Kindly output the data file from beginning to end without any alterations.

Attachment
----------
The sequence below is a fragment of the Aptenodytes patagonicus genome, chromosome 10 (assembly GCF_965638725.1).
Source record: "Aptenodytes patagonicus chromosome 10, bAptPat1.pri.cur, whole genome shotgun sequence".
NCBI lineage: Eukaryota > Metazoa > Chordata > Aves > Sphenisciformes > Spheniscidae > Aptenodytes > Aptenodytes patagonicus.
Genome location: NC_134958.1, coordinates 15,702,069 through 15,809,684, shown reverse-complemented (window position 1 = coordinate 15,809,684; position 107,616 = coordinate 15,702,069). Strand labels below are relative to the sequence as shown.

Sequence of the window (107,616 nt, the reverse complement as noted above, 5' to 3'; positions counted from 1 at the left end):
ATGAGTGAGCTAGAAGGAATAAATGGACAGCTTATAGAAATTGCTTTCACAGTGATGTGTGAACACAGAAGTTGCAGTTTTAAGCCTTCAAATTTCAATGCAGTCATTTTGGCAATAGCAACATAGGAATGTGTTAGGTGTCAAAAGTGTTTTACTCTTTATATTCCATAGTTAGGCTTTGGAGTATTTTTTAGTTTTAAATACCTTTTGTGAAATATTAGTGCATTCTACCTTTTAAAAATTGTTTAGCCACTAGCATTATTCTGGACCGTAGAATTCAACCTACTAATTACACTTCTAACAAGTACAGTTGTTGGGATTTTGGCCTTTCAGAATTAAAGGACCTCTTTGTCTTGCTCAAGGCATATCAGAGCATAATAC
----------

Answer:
The sequence below is a fragment of the Aptenodytes patagonicus genome, chromosome 10 (assembly GCF_965638725.1).
Source record: "Aptenodytes patagonicus chromosome 10, bAptPat1.pri.cur, whole genome shotgun sequence".
NCBI lineage: Eukaryota > Metazoa > Chordata > Aves > Sphenisciformes > Spheniscidae > Aptenodytes > Aptenodytes patagonicus.
Genome location: NC_134958.1, coordinates 15,702,069 through 15,809,684, shown reverse-complemented (window position 1 = coordinate 15,809,684; position 107,616 = coordinate 15,702,069). Strand labels below are relative to the sequence as shown.

Sequence of the window (107,616 nt, the reverse complement as noted above, 5' to 3'; positions counted from 1 at the left end):
ATGAGTGAGCTAGAAGGAATAAATGGACAGCTTATAGAAATTGCTTTCACAGTGATGTGTGAACACAGAAGTTGCAGTTTTAAGCCTTCAAATTTCAATGCAGTCATTTTGGCAATAGCAACATAGGAATGTGTTAGGTGTCAAAAGTGTTTTACTCTTTATATTCCATAGTTAGGCTTTGGAGTATTTTTTAGTTTTAAATACCTTTTGTGAAATATTAGTGCATTCTACCTTTTAAAAATTGTTTAGCCACTAGCATTATTCTGGACCGTAGAATTCAACCTACTAATTACACTTCTAACAAGTACAGTTGTTGGGATTTTGGCCTTTCAGAATTAAAGGACCTCTTTGTCTTGCTCAAGGCATATCAGAGCATAATAC